Empty Rocking Chair Superstition Death In The Family

January 13, 2012 by staff 

Empty Rocking Chair Superstition Death In The Family, 1.BREAKING A MIRROR
Origin. Before the invention of mirrors, man gazed at his reflection, his “other self,” in pools, ponds, and lakes. If the image was distorted, it was a mark of impending disaster. The “unbreakable” metal mirrors of the early Egyptians and Greeks were valued items because of their magical properties. After glass mirrors were introduced, it was the Romans who tagged the broken mirror a sign of bad luck. The length of the prescribed misfortune, 7 years, came from the Roman belief that man’s body was physically rejuvenated every 7 years, and he became, in effect, a new man.

Avoid the paths of black cats. If one crosses your route, return home.
Origin. The Egyptians worshiped the cat and punished anyone who dared to kill one. In the Middle Ages, however, the black cat was linked to witches and Satan. Since it was believed that a witch had the power to transform herself into a cat, it was thought likely that a cat who crossed one’s path was a witch in disguise.

Origin. A ladder leaning against a wall forms a triangle with the wall and the ground. This triangle signifies the Holy Trinity and to enter into the sacred enclosed area is a punishable offense. Also, crossing through this forbidden zone may weaken the powers of the gods and unleash the powers of evil spirits.

Origin: Possibly United States
The origin of this superstition may be from a fear that a crack in the ground is an entry point to the grave and the underworld. But a story holds that the children’s rhyme has a racist origin that has been sanitised by history: the claim goes that the original version of the rhyme was ‘step on a crack, your mother is black.’ Sadly this explanation makes about as much sense as any other.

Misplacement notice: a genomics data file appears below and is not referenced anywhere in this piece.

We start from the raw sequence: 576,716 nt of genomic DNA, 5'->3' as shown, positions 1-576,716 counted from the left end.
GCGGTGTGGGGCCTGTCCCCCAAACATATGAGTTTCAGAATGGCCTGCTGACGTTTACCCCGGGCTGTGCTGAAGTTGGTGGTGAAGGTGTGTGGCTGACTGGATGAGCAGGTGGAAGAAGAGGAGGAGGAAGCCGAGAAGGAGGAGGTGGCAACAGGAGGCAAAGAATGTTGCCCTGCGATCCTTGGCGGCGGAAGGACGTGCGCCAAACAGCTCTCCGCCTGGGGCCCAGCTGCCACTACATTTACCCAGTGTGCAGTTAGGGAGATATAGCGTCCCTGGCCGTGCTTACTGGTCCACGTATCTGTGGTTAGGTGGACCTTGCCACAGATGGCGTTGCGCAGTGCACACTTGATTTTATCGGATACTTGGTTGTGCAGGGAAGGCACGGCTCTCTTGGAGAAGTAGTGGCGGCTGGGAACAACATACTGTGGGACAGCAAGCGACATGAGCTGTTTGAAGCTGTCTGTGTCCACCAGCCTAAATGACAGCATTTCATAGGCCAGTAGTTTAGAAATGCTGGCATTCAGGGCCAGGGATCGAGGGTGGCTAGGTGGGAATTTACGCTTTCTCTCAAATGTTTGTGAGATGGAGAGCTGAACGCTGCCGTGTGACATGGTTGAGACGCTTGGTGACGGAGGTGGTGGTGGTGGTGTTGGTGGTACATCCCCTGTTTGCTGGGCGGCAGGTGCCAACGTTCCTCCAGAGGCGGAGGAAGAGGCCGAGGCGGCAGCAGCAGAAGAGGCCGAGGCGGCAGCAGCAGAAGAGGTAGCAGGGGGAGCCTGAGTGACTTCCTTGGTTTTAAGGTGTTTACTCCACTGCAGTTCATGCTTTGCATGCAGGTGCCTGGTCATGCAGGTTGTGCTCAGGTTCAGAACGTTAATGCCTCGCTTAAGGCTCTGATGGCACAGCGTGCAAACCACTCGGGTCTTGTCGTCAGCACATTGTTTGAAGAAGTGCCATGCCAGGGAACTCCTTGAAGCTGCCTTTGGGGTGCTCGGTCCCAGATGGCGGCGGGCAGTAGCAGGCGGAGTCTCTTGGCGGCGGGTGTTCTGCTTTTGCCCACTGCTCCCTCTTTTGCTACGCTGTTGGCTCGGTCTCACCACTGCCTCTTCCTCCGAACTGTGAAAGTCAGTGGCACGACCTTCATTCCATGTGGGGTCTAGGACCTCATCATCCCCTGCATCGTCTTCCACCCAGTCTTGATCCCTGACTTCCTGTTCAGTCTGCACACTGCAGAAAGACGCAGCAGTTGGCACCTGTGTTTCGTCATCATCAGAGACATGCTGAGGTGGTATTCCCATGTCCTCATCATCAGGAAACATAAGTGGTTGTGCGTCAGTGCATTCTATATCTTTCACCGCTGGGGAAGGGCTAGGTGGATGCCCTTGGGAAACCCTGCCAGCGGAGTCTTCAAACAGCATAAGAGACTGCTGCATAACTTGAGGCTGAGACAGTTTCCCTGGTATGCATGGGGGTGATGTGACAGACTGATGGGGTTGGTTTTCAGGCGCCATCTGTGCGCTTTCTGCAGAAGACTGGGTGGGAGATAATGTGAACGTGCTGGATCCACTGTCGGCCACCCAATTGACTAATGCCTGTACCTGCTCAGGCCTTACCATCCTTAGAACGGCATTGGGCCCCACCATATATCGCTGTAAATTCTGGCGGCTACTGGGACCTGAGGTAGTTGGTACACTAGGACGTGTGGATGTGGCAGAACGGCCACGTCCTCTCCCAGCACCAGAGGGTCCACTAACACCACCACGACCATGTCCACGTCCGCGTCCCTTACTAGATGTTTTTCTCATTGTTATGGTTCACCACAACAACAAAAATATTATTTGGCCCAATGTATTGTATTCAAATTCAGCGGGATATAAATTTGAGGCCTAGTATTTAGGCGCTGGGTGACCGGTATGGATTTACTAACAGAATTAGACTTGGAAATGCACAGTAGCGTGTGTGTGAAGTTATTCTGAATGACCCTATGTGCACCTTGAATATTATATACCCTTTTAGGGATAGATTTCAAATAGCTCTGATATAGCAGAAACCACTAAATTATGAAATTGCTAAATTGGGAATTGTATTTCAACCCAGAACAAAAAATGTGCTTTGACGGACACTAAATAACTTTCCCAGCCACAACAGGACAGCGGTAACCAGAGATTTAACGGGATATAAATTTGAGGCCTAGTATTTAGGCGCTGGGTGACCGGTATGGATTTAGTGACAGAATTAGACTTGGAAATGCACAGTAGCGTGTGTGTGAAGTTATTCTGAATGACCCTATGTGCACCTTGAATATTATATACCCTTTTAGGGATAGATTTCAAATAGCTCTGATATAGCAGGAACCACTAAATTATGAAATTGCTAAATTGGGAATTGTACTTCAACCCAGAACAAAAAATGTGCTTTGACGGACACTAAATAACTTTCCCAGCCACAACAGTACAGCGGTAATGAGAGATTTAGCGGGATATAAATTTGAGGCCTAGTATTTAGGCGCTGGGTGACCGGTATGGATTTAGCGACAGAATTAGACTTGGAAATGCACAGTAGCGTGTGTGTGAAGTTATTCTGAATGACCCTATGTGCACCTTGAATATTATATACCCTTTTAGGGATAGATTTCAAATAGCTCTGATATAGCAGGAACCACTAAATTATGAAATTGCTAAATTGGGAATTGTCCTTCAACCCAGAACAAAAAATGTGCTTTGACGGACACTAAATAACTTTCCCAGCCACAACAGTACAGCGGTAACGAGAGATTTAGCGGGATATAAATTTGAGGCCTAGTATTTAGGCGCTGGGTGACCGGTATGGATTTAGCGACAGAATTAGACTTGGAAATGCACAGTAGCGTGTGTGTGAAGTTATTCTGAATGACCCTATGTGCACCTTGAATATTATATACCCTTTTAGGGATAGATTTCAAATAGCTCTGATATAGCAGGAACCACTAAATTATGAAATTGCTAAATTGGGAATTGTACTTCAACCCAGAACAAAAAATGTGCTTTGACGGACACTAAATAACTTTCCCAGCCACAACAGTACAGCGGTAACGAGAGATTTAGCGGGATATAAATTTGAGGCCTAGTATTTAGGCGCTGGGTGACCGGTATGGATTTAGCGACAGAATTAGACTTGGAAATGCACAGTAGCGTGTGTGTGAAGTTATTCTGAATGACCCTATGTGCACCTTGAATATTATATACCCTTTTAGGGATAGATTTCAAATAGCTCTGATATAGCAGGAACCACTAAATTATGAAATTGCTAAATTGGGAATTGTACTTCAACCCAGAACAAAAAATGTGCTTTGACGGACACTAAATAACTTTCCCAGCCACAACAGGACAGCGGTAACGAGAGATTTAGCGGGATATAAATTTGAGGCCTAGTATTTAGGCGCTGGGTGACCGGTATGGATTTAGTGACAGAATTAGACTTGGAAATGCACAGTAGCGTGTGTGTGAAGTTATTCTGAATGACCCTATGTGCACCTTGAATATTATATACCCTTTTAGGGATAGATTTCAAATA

Origin. Umbrellas were used in the East as early as the 11th century B.C. Members of the political and religious hierarchy used them not only as a protective measure against the hot sun rays, but also as a device to ward off any spirits who might do them harm. Because of the umbrella’s sacred relationship to the sun, it is wrong to open it in the shade.

Origin: Early Christian, or Norse
Description: Any Friday that falls on the 13th of any month is day of bad luck
This superstition usually cites the Christian bible, which describes how Jesus was betrayed by Judas the 13th guest at the Last Supper and crucified on a Friday. Since then, Fridays the 13th’s have been associated with all manner of ill events, including a few that happened even before Christianity, like Adam and Eve’s expulsion from Eden and Noah’s Great Flood.

But a competing story from Norse mythology holds that the number 13 became unlucky when the trickster god Loki crashed a dinner party of 12 fellow gods started a fight, and killed one of them. This was the height of rudeness, even by the standards of Norse gods.

This superstition can be traced back to the Middle Ages. At that period in history, salt was a very valuable and expensive. Another origin is thought to be derived from Judas spilling salt at the Last Supper. To avoid bad luck from having spilt salt, you are supposed to throw a pinch over your left shoulder. Again, this remedy has Christian origins and to do with the devil. You throw the salt into the devil’s eye and by doing so, blind him and deflect the bad luck and bad health he had in store for you. It’s the left shoulder and not the right, because the angels are sitting to the right hand of God and the seat of the devil, who is the fallen angel, was to His left.

It was once believed that metal was a gift from the Gods, given to man as protection against evil. All forms of metal brought good luck and this is one reason too, why horseshoes are sometimes hung over people’s doorways or charm bracelets are worn. Finding a penny is finding a good luck coin.

Origin: Ireland
This superstition holds that an rocking an empty chair is an invitation for evil spirits to sit in it. A more scary version asserts that rocking an empty chair will cause a death in the family. Like broomsticks, cats, and knitting, this superstition may have something to do with old ladies – and therefore, the thinking went, witches.

Early man was puzzled by the rabbit: at the rabbit’s cleverness while hunting, its ability to burrow underground, its meetings with other rabbits on moonlit evenings. Man was particularly impressed by the animal’s swiftness, which was due to its powerful hind legs. The rabbit became a sign of good fortune, and its hind foot became a treasured amulet.
Source(s): (LOTS OF OTHERS HERE!!!)

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